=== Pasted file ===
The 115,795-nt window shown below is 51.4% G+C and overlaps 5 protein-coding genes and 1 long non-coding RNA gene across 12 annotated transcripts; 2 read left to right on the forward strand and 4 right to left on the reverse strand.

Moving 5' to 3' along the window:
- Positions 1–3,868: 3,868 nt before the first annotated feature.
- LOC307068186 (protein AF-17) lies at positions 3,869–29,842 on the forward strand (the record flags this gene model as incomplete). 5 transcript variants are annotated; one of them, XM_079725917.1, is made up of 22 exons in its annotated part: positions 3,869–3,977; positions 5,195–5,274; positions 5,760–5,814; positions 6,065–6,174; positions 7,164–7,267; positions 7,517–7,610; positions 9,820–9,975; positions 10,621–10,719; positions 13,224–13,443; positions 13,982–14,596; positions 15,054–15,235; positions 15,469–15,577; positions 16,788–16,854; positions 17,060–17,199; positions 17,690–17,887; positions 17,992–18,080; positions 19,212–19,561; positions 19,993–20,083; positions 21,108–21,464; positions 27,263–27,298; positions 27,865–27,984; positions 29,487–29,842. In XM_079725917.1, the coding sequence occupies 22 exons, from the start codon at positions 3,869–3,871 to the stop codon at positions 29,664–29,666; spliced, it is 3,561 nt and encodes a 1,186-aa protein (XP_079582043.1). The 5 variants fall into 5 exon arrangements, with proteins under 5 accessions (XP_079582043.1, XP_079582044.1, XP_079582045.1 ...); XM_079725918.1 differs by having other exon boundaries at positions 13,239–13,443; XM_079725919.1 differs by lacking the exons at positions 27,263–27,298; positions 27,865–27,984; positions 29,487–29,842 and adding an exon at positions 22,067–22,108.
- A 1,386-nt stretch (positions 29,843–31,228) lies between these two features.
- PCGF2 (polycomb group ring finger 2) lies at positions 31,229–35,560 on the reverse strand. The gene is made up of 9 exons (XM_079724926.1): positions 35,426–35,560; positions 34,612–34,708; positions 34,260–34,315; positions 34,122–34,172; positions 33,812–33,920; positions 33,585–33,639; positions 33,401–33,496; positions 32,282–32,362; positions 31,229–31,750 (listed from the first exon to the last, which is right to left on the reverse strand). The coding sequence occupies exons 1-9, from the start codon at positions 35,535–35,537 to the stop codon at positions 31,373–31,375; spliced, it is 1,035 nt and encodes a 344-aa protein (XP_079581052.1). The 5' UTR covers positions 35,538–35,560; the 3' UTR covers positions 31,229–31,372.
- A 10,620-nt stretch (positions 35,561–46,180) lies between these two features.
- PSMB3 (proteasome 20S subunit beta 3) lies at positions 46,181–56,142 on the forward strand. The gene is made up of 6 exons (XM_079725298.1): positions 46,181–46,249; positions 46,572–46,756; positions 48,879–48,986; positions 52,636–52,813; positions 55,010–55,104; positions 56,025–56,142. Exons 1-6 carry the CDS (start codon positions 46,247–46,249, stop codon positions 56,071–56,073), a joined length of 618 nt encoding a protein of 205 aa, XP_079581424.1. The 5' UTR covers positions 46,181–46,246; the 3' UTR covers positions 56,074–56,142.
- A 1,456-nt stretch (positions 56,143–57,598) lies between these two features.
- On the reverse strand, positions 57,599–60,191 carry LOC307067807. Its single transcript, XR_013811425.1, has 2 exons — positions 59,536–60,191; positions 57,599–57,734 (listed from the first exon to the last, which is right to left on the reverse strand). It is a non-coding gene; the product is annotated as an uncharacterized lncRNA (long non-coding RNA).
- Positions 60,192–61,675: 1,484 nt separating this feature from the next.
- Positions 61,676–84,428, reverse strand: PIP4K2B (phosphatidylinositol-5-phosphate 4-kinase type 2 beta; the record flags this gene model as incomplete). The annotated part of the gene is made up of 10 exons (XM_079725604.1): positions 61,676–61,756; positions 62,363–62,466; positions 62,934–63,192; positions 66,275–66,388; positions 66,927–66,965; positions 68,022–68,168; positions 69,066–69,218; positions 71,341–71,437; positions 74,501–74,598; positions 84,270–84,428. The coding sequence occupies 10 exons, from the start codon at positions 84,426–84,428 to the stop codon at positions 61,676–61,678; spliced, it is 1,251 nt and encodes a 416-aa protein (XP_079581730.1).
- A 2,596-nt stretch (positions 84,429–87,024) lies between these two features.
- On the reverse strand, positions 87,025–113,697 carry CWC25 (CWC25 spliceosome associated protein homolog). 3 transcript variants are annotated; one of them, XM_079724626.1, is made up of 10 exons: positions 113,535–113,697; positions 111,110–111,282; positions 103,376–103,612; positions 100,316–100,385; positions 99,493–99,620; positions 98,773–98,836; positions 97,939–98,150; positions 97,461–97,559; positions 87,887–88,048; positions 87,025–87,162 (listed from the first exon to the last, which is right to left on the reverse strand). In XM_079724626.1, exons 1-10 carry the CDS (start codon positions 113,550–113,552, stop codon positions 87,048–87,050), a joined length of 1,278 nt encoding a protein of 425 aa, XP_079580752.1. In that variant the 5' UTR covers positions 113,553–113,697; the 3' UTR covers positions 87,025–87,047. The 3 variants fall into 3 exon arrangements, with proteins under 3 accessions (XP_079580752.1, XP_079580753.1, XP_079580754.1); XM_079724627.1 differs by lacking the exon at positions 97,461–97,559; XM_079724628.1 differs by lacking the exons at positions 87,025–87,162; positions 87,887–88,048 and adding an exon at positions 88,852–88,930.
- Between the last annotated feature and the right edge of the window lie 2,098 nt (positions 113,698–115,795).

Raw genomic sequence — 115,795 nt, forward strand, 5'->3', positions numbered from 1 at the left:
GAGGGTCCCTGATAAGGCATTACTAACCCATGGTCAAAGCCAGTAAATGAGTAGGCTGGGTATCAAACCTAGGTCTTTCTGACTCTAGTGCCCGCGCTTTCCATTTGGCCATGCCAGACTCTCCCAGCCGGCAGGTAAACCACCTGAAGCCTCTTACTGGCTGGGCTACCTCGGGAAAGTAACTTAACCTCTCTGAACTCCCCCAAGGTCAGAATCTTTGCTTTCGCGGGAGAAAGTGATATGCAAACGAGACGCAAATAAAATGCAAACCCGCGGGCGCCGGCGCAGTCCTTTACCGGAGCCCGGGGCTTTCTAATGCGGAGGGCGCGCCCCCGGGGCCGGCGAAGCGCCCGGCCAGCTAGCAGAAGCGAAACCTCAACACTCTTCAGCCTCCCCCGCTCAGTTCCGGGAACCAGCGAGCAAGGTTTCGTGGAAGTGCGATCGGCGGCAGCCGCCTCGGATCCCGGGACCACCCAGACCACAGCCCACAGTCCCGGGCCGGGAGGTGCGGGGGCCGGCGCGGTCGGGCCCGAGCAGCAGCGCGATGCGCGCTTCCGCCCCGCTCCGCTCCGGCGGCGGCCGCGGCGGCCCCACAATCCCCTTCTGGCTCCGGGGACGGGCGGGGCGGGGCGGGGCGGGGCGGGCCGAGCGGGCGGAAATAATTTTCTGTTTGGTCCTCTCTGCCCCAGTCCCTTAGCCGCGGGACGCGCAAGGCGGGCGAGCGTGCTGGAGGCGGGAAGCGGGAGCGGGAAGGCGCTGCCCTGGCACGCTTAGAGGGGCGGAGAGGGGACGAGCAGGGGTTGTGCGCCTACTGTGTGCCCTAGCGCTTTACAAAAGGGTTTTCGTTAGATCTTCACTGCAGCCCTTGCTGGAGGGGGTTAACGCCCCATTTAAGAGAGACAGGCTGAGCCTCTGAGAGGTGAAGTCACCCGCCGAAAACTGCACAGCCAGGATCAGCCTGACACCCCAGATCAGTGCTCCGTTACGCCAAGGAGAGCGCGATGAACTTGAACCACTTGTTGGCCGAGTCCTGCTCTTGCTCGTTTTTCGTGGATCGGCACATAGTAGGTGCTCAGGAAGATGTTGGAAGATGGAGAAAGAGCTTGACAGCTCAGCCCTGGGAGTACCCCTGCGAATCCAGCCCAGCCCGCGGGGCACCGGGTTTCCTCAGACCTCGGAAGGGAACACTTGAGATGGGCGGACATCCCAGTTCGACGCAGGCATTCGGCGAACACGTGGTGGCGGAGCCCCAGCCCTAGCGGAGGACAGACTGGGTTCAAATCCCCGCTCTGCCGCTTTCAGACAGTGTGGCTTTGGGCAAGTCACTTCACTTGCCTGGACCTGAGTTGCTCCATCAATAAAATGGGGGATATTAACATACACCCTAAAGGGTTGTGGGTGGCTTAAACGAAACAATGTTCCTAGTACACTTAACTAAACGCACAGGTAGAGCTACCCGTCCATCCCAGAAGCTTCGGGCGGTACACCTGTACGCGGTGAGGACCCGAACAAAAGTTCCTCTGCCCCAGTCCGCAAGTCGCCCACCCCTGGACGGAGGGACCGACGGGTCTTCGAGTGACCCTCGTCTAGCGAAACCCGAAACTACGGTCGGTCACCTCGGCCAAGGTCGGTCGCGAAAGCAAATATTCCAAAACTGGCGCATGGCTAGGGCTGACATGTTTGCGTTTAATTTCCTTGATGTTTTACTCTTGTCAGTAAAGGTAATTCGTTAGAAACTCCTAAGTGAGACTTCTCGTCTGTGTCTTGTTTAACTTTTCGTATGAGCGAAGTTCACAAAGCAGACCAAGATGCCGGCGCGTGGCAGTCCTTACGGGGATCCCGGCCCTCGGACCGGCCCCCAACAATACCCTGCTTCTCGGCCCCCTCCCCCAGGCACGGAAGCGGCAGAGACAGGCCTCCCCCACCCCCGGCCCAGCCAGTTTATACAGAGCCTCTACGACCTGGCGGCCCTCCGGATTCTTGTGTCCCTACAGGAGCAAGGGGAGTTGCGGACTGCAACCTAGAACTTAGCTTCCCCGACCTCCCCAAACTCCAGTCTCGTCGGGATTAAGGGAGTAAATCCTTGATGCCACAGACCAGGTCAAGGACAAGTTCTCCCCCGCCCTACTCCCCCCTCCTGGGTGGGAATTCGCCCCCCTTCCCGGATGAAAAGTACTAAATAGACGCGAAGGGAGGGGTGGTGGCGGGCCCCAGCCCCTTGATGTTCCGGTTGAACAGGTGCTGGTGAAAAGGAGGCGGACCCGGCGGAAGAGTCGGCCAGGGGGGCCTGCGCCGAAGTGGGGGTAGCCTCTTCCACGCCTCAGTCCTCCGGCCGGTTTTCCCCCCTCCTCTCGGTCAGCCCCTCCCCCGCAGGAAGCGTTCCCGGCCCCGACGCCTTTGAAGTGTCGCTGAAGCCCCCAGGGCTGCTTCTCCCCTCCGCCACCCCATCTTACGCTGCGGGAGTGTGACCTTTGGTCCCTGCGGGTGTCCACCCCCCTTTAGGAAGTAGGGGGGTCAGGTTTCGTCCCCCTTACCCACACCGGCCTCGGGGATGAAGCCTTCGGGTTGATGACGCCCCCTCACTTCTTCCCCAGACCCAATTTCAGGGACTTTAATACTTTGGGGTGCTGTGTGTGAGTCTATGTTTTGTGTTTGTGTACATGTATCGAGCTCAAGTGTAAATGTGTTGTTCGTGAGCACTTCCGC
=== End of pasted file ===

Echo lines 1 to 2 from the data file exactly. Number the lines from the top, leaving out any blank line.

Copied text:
The 115,795-nt window shown below is 51.4% G+C and overlaps 5 protein-coding genes and 1 long non-coding RNA gene across 12 annotated transcripts; 2 read left to right on the forward strand and 4 right to left on the reverse strand.

Moving 5' to 3' along the window: